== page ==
Massachusetts Gaming Commission Issues Wynn Resorts Report

Massachusetts Gaming Commission Wynn Report - Encore Boston Harbor License

Opening in June, Encore Boston Harbor will have 4000 gaming positions, 671 hotel rooms, 15 restaurants, and an estimated 8 million visitors per year.

The Massachusetts Gaming Commission (MGC) issued a 209-page report on Wynn Resorts’ executives, claiming they covered up the sexual harassment and misconduct scandals of company founder Steve Wynn. The report described a company culture in which workers were afraid to file complaints.

According to MGC investigators, many employees felt it was pointless to speak up about misconduct. In such a work environment, Steve Wynn’s behavior went unchecked for years until the January 2018 Wall Street Journal expose that brought the quick downfall of the 77-year old company founder and chief executive.

Investigators focused more on Wynn Resorts’ board of directors than it did the allegations against Steve Wynn. Their document is a scatching indictment of Wynn’s board members from 2005 to 2018, most of whom are no longer with the company. Wynn’s outside lawyers receive special condemnation.

The report suggests that board members did not simply ignore allegations, but instead engaged in an active coverup. The Boston Globe wrote, “State investigators said that former company officials had carefully hidden numerous allegations against its ex-CEO.”

In some cases, board members approved multi-million dollar payments to pay settlements — which made it next-to-impossible to deny the board did not know of the worst accusations against Steve Wynn.

“Made It…Difficult….to Detect Derogatory Information”

Investigators wrote, “Their efforts at secrecy made it exceedingly difficult, if not impossible, for gaming regulators to detect potentially derogatory information through typical regulatory means, which rely heavily on robust and voluntary self-disclosures by the applicant/licensee.”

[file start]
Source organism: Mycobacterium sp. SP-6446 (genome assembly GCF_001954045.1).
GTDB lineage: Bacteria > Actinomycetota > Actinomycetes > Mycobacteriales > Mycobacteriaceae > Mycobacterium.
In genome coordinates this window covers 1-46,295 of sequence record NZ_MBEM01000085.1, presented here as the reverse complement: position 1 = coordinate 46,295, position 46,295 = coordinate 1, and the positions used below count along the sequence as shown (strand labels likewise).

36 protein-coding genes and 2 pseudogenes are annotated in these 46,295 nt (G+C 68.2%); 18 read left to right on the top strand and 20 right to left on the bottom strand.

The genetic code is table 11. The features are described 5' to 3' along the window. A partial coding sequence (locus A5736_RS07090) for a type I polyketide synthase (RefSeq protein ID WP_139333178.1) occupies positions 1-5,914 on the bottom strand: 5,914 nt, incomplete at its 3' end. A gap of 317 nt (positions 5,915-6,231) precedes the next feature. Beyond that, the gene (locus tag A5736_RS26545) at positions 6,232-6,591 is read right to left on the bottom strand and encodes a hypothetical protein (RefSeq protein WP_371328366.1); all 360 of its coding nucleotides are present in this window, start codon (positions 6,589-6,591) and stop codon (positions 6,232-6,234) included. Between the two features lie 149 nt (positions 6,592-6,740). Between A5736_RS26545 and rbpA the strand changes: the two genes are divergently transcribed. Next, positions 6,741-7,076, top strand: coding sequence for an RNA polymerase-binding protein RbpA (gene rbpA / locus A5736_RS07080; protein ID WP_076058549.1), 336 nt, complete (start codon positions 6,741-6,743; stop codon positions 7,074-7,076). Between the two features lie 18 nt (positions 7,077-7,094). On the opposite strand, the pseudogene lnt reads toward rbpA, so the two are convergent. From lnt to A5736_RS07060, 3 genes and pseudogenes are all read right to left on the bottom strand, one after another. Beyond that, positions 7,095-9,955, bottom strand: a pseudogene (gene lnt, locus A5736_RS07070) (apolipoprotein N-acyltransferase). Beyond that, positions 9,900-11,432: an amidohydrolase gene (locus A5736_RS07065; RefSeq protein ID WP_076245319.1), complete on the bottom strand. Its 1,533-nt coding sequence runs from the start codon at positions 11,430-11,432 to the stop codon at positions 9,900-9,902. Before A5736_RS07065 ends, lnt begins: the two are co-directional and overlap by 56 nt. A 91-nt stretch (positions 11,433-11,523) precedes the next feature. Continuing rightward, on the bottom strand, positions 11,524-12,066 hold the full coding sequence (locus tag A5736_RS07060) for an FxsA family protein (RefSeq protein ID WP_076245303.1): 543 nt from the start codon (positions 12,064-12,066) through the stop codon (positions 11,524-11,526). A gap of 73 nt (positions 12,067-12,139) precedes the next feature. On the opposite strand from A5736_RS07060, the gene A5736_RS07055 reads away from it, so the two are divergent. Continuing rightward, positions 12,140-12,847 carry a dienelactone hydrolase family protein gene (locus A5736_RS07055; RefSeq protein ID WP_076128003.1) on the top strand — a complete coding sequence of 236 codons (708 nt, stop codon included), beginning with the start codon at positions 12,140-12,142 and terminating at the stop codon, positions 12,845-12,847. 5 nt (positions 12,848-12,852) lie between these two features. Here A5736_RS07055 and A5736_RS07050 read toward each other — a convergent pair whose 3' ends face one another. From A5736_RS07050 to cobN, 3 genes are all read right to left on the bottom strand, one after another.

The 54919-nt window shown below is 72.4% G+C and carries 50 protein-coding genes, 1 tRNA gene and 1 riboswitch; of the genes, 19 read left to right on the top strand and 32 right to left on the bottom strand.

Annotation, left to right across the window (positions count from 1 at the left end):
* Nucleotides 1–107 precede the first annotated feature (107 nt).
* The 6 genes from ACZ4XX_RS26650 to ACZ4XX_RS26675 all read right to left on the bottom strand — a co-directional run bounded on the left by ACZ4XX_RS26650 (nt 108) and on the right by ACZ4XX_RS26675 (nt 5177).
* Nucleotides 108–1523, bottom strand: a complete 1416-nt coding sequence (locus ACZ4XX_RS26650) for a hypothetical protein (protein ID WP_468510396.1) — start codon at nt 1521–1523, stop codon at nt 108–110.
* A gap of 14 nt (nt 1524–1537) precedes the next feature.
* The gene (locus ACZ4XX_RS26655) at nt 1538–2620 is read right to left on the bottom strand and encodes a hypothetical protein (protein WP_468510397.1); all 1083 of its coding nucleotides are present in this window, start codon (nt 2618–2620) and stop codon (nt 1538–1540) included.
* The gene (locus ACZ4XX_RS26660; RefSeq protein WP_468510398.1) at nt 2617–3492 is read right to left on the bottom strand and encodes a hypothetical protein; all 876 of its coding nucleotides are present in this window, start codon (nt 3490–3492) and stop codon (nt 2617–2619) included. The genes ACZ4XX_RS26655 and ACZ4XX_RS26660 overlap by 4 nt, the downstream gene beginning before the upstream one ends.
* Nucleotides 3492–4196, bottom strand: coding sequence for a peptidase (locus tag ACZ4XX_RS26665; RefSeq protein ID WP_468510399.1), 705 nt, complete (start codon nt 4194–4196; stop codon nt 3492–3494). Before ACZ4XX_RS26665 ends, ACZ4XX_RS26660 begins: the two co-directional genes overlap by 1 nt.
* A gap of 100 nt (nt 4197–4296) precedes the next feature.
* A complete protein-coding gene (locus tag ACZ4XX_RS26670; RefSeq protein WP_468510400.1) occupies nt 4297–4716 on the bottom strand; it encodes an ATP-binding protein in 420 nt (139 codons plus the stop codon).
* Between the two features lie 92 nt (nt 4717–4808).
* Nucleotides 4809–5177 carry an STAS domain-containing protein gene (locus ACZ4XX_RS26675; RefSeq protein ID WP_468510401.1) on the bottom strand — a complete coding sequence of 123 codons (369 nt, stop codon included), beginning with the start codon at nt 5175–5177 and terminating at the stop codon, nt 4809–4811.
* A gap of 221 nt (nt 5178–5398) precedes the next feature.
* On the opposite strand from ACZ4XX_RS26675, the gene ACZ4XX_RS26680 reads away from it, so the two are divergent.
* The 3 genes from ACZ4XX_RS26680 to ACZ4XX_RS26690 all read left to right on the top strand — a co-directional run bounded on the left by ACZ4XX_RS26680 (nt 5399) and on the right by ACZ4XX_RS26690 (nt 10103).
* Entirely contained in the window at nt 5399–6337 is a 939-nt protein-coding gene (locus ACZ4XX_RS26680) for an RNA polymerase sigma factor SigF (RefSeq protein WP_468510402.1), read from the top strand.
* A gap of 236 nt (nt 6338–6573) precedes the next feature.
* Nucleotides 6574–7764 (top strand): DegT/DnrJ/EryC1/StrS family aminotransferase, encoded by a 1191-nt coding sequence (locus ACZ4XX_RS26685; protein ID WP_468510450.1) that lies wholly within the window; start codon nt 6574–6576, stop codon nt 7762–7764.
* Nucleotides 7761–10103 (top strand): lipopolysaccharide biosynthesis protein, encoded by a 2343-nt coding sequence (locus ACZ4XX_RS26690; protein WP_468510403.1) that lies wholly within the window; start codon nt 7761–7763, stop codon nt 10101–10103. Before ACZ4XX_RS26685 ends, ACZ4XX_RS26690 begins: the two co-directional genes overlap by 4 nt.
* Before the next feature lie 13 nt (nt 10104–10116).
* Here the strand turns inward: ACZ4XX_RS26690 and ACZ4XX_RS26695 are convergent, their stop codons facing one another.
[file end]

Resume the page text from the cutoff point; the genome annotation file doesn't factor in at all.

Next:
If anything, the Masssachusetts Gaming Commission‘s report is more critical than the Nevada Gaming Commission’s report two months ago on the same issue. Nevada regulators eventually fined Wynn Resorts $20 million for its roll in hiding Steve Wynn’s alleged actions — more than three times the previous record fine in Nevada gaming.

Encore Boston Harbor Casino License

Whether Massachusetts officials take the same path is another matter. At stake is Wynn Resorts’ casino license for Encore Boston Harbor, an integrated resort which cost between $2.4 billion and $2.5 billion to build. Development of the casino created thousands of temporary jobs in construction, while it offers up to 4,500 permanent jobs for the Boston area.

Everett Mayor Carlo DeMaria have given vocal support to Wynn Resorts.

Mayor DeMaria even stated he would veto a sale of Encore Boston Harbor to Mohegan Sun, one of Wynn Resorts’ rivals in the licensing process. Everett’s leaders have the right to veto any such deals, which could complicate an attempt by Massachusetts officials to force a sale to a casino company without ethical concerns.

Wynn Resorts’ Purged the Board

Wynn Resorts’ CEO Matthew Maddox’s strategy is to argue that the regulators’ report criticizes former Wynn board members and those directors have been replaced. Maddox suggests that the people at fault have been purged and a new generation of executives run the company now.

That is what makes the accuasations about the Wynn Resorts legal team interesting. It might be that the top management and board of directors has been purged, but the legal department or the team of outside lawyers remains the same. Also, it complicates matters for Matt Maddox that he is the last remaining executive who sat on the board in the Steve Wynn era.

Grand Opening in June

With Encore Boston Harbor expected to open in June, time is running late for the Massachusetts Gaming Commission to strip its license from Wynn. It could happen, but the easy way out would be for the Gaming Commission to fine Wynn Resorts a huge amount and claim the corporate culture has changed. Whether that would be enough in the current environment is another matter.